Michael Schenker


He’s seen a lot of highs… and some lows… but Michael Schenker has reshaped his musical career and re-emerged as strong as ever. His new foray in the guise of TEMPLE OF ROCK is clambering steadily to the top of the classic rock notables. New album ‘Spirit On A Mission’ sees some of his greatest playing, alongside solid rock opuses. Back on the road and keeping a strong footing Michael had some words for us here at Mass Movement.
Words: Mark Freebase

A jubilant and fresh sounding Mr Schenker answers the phone…
“Hi there Mark! I am fantastic!”

Now that’s a great start and a real pleasure to hear especially when you are chatting with one of rocks most innovative guitarists. So what set the tempo and pace for the new album?
“Well first of all we have Doogie (White) on vocals, and he is a metal guy, so that will make a big difference, alongside Francis (Buchholz) – bass, and Herman (Rarebell) – drums, both originally from the Scorpions. To add to that we have incorporated the skills of Wayne Findlay and his 7 string work. That’s pretty solid if you ask me! It’s a great little song writing team. It’s a huge step in the right direction to making Temple Of Rock it’s own entity.”

You are performing songs from across your career at the moment throughout the set as well. How long will this last?
“Well for the moment it feels the correct thing to do, but we are heading back into the studio after our UK tour [dates printed below], and some dates in Scandinavia and Russia, early 2016 we will be heading back into the studio to make the third Temple Of Rock album. So a 2017 release I expect, and a very special tour is being planned for this, although I can not specify what is happening here, we will have to keep you posted on that information.”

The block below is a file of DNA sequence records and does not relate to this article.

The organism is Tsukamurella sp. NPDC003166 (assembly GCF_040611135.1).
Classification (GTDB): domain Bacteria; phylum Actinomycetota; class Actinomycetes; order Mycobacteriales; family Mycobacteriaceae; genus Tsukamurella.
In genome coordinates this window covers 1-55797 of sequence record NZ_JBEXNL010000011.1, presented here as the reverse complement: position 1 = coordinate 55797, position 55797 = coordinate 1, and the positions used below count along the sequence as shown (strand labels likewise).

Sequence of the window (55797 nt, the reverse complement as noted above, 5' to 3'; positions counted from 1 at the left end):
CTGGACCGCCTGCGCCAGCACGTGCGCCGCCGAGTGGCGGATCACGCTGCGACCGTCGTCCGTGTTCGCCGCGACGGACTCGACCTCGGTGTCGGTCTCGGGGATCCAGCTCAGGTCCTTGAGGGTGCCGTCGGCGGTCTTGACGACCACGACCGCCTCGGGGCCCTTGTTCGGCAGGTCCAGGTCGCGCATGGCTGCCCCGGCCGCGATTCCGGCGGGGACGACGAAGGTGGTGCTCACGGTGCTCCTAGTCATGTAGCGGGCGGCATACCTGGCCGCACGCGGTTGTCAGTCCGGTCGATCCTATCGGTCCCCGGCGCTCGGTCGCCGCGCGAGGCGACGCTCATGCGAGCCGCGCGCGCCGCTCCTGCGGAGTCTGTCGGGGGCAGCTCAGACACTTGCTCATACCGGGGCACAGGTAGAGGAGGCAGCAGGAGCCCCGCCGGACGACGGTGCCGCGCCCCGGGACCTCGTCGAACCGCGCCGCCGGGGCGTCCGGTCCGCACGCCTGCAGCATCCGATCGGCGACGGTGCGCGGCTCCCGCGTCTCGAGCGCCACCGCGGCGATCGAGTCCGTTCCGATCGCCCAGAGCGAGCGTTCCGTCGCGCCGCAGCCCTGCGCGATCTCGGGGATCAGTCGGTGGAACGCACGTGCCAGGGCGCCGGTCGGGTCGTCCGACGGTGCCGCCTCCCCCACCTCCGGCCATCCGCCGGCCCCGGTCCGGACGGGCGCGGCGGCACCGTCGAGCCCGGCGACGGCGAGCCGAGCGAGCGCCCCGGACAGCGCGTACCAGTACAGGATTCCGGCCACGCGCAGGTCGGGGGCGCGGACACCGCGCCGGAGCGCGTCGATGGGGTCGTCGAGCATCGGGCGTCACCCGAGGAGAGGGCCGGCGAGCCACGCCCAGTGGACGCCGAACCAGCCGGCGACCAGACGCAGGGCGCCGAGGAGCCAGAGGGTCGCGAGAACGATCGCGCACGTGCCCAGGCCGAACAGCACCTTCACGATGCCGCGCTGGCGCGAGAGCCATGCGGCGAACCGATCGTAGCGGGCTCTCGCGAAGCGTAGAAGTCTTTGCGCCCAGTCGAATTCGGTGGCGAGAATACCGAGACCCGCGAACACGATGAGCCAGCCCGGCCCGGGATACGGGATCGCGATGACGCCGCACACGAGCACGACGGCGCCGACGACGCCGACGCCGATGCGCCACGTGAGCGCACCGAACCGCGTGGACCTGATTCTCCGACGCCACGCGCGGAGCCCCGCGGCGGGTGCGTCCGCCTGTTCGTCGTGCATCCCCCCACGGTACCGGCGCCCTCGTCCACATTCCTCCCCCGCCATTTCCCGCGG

So you’re back and firing on all cylinders now then Michael?
“YEAH! I mean my life has been in three stages you know… In the beginning I was making my contribution, consciously [laughs] for the music of the 70s and 80s. In the 80s my brother Rudolph basically took over… I opened the doors for ‘Love Drive’ in the States for them, UFO was already on an arena tour there, and that lead to my middle life – experimenting with music and also developing on a personal level. Then in 2008, I guess because of my development on a personal level I was enjoying music life so tremendously I needed to find the youth of rock n roll and that lead to working with Gary Barden, and then moving onto the first Temple Of Rock album.”

How was the making of ‘Spirit On A Mission’ compared to producing records back in the 80s?
“As you know, the music industry has changed dramatically since those days [laughs]. I suppose when I go into a recording studio these days I don’t take that much notice of how the engineer operates, I’m sure they are taking advantage of modern technology. I just do what I do… regardless. I am part of the ‘hand made rock’ era, I write the way I do, I play the way I do, so whatever short cuts are available these days is probably beyond my understanding anyway! I will say things come much easier, as you don’t have to spend so much time tuning anymore; I mean I reckon I used to spend 70% of my studio time doing this. Seriously only 30% playing in the old days. It was a nightmare, machines breaking down, or a whole tape of recording gets eaten by the machine itself, there wasn’t today’s efficiency. Things are much easier now. That’s less pressure for all involved, so it’s beneficial for expressing what’s in mind. Maybe some of the newer musicians have come a little bit more lazy with this [laughs]. They could be born into that era where it is easy to fix things. Although having said that, there is no right or no wrong as its all about the end product and development of what we do”.